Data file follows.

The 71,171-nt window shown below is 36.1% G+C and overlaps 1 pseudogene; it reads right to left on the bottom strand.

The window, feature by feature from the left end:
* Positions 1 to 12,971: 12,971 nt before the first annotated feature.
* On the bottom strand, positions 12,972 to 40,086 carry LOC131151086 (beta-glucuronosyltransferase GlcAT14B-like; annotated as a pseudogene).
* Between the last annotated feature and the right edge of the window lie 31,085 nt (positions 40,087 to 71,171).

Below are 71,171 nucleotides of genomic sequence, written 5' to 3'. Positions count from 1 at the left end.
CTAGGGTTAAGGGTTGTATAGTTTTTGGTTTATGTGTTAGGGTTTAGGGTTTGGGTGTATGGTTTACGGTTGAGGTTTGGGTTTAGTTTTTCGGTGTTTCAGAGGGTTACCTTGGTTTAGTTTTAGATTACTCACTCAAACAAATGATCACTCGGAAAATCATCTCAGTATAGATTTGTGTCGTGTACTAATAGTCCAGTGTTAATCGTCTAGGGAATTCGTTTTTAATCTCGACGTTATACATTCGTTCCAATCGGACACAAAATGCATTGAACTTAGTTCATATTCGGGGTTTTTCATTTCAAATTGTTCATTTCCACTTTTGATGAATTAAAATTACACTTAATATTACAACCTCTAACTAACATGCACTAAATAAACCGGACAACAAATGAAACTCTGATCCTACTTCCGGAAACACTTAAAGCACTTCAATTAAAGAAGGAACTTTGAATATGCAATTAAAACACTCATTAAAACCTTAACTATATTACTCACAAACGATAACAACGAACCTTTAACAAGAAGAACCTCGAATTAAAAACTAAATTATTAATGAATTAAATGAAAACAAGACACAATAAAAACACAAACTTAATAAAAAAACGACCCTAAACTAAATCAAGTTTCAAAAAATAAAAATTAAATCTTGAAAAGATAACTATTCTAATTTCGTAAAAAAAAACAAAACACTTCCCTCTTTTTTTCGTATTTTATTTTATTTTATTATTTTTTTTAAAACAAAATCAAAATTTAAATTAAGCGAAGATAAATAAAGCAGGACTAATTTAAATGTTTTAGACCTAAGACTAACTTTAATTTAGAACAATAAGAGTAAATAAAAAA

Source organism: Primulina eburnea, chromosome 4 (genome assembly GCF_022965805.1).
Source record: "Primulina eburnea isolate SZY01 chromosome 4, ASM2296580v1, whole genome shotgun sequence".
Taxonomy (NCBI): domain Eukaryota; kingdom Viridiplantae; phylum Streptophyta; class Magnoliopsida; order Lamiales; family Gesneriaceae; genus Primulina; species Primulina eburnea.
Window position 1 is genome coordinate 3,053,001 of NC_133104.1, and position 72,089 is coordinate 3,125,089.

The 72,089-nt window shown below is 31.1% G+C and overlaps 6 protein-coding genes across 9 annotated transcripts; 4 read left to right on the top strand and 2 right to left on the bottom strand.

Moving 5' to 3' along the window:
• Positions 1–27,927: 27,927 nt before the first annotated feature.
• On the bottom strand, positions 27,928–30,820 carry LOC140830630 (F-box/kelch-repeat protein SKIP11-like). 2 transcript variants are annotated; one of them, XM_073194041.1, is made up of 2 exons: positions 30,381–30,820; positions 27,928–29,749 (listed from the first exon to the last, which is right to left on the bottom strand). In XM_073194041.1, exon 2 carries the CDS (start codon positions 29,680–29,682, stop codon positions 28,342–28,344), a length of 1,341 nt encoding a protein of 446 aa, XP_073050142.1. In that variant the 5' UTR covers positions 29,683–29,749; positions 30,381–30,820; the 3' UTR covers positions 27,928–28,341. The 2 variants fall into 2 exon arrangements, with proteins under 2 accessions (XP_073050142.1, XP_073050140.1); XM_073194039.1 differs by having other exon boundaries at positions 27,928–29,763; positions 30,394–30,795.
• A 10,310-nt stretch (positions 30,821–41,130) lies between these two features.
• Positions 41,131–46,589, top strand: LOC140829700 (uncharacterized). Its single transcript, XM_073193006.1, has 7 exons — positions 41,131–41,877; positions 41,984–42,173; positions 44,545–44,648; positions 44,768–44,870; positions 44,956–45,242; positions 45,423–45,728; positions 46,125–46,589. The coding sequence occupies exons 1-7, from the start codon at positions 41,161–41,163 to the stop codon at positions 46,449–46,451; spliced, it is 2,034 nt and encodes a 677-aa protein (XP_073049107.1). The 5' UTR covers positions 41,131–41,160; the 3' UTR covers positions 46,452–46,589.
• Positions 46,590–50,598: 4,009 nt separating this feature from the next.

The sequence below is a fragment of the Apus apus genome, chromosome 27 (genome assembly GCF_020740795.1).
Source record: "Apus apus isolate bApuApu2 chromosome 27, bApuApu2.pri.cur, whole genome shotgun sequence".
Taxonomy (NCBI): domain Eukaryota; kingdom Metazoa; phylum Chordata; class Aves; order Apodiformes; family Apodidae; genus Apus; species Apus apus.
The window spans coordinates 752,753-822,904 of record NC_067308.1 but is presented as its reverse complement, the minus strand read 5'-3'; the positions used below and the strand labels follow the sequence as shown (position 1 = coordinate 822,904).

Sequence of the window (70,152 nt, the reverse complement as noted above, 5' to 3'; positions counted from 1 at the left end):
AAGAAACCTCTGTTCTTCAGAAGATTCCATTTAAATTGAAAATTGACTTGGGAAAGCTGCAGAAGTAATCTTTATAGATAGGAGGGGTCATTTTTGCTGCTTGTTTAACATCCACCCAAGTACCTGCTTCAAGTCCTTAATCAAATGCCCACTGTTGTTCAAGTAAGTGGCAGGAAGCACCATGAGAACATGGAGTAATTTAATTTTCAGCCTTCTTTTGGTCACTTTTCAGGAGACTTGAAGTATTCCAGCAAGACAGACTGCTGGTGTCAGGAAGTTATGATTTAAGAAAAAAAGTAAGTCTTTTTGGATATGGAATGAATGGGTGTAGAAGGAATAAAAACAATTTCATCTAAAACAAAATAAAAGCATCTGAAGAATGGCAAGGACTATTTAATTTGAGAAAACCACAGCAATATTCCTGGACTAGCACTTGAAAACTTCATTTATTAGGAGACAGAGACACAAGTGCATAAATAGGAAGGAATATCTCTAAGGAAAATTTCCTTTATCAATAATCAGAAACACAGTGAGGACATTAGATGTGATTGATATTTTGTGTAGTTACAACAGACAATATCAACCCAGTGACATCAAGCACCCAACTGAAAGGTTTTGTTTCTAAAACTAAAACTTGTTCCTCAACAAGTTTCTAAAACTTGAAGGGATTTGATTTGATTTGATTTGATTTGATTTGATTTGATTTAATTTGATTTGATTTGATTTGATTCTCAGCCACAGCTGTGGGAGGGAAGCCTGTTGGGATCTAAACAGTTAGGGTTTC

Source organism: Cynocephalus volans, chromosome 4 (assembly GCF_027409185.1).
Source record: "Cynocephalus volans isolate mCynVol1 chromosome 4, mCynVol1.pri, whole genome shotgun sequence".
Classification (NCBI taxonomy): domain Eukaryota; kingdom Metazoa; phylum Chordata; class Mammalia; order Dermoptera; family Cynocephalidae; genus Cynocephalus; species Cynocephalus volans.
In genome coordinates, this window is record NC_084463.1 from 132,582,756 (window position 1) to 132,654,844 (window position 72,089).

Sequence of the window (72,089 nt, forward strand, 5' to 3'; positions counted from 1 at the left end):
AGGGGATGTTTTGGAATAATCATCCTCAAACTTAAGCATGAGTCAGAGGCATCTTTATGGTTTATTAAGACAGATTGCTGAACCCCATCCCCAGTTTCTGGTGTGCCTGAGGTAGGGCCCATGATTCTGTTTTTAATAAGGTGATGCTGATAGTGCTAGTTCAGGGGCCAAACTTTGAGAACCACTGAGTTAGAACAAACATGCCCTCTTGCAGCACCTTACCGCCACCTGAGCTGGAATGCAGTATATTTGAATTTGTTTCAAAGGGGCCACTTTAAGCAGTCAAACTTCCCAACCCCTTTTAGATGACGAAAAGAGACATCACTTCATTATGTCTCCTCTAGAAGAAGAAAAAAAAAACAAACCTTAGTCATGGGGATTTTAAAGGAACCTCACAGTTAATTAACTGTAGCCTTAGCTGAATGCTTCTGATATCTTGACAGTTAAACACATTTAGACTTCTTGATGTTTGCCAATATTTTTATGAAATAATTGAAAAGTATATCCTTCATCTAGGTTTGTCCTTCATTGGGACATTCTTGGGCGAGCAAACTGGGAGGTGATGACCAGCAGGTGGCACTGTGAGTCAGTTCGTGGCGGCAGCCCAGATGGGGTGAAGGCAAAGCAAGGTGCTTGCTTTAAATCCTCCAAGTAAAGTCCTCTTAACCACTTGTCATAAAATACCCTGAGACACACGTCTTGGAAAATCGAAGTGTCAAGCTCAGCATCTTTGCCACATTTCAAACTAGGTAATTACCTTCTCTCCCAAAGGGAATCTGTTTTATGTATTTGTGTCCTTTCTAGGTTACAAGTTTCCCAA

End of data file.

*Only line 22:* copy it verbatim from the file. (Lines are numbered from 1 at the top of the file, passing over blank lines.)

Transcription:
The window spans coordinates 752,753-822,904 of record NC_067308.1 but is presented as its reverse complement, the minus strand read 5'-3'; the positions used below and the strand labels follow the sequence as shown (position 1 = coordinate 822,904).